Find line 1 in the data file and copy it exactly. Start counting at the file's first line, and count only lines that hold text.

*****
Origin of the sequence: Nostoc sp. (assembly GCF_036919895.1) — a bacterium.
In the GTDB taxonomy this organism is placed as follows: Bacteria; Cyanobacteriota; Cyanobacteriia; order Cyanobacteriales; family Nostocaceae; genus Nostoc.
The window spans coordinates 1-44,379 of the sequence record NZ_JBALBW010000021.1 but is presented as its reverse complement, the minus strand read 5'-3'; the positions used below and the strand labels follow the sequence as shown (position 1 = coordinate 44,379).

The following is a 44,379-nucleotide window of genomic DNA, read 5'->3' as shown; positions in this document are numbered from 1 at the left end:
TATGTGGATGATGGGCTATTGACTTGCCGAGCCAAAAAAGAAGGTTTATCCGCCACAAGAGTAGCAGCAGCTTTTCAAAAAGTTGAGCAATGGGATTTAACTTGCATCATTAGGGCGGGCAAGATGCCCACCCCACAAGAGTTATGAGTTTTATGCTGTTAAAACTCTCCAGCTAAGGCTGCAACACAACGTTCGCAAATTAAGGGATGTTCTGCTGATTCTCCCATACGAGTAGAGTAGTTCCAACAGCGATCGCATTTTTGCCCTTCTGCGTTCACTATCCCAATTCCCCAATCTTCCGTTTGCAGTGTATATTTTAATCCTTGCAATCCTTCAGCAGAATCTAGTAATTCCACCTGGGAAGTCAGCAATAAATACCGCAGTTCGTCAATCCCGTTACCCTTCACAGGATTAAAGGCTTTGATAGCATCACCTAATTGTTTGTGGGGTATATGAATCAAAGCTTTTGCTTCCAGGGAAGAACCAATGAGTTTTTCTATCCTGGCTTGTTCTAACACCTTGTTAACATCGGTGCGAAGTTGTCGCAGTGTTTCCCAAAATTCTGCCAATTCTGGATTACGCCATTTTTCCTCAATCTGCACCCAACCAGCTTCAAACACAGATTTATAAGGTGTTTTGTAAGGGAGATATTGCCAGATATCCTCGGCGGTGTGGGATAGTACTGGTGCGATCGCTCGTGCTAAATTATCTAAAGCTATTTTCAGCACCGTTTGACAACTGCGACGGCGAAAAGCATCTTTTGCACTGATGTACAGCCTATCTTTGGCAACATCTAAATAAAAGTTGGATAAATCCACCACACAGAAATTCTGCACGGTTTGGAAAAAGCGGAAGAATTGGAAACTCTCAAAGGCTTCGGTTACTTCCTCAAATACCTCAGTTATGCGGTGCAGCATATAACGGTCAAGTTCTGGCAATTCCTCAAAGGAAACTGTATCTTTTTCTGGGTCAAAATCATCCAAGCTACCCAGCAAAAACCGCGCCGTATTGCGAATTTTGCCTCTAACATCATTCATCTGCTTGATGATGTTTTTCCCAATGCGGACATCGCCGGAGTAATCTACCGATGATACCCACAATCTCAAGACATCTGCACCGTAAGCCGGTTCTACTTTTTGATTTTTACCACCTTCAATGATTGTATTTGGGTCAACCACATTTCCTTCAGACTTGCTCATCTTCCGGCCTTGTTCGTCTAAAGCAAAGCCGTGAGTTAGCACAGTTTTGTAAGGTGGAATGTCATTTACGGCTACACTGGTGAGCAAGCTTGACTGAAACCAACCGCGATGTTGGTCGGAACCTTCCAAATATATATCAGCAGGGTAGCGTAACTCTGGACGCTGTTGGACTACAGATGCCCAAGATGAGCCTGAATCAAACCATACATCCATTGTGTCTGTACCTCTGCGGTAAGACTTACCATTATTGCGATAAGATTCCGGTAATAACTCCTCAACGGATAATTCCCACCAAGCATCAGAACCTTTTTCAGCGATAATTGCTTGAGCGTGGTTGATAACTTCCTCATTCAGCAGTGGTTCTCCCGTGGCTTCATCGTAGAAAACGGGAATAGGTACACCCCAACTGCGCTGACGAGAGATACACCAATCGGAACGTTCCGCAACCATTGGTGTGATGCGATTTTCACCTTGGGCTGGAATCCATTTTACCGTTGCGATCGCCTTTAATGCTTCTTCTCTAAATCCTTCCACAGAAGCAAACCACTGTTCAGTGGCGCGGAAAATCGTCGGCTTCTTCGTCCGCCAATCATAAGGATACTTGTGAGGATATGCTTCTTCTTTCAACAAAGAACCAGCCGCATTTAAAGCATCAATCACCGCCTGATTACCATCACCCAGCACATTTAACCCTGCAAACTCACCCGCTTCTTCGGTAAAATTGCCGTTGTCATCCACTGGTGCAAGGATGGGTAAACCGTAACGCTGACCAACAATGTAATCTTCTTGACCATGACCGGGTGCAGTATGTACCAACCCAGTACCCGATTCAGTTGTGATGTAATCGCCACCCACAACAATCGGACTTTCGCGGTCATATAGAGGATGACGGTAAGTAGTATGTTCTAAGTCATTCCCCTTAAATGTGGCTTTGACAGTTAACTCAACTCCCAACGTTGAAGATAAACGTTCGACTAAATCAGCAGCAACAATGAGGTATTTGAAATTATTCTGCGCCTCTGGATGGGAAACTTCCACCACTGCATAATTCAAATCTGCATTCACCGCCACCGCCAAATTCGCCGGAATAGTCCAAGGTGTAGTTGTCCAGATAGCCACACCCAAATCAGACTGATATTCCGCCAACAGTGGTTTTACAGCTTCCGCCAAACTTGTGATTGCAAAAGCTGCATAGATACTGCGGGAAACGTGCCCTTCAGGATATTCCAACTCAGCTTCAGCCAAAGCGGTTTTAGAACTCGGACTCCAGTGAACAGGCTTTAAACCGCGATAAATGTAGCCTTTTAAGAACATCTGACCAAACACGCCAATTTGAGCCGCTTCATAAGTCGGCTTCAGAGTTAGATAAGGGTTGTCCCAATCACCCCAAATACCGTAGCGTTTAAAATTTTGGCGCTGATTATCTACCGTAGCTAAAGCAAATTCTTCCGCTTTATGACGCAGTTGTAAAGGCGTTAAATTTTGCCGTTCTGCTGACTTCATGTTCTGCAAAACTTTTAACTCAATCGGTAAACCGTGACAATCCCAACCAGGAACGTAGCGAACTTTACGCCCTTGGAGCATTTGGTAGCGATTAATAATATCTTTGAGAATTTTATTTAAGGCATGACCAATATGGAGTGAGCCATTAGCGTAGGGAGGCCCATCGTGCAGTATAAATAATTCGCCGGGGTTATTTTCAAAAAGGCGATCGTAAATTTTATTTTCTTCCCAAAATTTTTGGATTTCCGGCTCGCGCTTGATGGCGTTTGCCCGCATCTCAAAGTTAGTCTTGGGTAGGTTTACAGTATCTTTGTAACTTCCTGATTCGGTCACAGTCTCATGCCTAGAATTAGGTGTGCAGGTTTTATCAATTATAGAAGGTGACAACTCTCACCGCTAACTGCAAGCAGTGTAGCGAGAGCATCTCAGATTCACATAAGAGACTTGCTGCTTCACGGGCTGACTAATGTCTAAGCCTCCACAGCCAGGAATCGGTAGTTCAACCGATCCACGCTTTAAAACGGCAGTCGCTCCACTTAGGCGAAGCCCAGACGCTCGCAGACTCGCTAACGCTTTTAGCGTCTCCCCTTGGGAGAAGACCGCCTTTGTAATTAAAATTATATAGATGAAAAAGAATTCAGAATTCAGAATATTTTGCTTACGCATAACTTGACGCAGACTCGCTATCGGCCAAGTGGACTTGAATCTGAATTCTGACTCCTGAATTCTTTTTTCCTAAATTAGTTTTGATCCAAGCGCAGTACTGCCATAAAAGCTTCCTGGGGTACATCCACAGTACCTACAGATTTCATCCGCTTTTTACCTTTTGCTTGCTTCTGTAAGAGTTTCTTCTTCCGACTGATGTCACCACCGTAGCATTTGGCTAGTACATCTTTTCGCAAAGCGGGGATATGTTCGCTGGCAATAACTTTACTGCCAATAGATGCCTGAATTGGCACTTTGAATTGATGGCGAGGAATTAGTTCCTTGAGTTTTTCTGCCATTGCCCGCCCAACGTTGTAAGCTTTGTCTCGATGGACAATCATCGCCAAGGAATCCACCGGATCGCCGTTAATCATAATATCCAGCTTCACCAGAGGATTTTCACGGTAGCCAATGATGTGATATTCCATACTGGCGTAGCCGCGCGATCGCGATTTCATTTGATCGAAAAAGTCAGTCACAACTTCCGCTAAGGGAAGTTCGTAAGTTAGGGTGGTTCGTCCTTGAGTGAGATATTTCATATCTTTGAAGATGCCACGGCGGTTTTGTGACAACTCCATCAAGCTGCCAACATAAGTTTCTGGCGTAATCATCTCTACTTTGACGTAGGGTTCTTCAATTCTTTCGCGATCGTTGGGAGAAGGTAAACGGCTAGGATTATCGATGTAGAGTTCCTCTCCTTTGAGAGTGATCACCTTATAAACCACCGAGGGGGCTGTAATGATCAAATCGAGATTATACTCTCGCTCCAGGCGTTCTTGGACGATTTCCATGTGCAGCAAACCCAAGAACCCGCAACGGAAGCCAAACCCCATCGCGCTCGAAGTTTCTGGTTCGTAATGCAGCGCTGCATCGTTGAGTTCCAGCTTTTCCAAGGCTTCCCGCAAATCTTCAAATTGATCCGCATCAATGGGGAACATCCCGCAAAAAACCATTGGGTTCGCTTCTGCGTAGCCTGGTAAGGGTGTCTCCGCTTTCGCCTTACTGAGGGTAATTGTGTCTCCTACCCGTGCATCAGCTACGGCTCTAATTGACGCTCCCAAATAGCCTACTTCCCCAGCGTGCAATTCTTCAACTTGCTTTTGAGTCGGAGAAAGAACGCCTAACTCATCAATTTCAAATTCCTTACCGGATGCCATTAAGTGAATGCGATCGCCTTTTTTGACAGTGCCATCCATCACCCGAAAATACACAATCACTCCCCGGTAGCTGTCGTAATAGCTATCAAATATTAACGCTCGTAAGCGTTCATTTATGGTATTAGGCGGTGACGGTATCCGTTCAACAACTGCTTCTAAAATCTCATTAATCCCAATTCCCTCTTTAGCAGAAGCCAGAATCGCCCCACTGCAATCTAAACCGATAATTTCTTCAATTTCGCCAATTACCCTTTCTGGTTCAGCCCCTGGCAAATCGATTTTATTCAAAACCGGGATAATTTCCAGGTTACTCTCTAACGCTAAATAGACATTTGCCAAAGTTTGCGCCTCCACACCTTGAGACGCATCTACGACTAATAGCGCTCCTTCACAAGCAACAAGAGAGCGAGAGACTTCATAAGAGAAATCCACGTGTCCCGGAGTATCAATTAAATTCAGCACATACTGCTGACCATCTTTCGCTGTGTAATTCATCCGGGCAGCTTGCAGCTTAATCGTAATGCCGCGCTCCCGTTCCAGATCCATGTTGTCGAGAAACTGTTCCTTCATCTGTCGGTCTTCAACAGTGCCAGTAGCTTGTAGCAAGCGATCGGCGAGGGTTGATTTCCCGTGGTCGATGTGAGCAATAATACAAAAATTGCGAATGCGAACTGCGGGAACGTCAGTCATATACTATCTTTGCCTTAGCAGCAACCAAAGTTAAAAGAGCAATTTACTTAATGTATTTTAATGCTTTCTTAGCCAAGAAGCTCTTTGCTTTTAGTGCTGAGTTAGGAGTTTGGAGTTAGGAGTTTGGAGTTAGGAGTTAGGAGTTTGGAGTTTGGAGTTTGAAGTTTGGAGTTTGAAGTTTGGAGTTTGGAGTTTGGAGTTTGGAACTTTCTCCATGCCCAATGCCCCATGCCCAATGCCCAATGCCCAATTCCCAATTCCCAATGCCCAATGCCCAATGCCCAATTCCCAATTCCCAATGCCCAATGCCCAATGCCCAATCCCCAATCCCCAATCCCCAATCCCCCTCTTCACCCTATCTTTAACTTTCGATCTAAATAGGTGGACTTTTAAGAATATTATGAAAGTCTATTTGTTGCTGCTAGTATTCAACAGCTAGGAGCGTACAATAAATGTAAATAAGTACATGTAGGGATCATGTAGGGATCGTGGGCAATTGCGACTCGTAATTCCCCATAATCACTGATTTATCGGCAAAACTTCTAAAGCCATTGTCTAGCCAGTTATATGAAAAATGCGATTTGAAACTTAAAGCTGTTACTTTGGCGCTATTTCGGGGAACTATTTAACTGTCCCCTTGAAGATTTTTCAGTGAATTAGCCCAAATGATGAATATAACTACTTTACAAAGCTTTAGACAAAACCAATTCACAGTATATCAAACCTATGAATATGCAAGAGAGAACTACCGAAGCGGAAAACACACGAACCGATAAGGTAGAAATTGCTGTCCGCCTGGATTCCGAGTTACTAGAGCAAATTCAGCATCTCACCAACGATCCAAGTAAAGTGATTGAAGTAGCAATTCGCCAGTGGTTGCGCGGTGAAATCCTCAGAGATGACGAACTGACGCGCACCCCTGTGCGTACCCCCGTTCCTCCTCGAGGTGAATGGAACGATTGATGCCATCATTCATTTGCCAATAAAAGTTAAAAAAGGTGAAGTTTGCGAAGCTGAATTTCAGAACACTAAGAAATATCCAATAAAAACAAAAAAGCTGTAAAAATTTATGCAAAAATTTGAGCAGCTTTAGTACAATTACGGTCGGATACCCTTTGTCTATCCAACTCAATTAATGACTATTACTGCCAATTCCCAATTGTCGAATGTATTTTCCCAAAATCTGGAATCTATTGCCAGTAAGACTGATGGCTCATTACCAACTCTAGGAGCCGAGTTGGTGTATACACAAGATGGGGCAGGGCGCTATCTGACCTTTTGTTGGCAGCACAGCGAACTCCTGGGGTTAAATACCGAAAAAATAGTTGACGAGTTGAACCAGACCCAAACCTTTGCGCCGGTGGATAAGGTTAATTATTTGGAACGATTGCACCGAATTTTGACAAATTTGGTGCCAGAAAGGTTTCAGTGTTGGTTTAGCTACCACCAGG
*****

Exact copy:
Origin of the sequence: Nostoc sp. (assembly GCF_036919895.1) — a bacterium.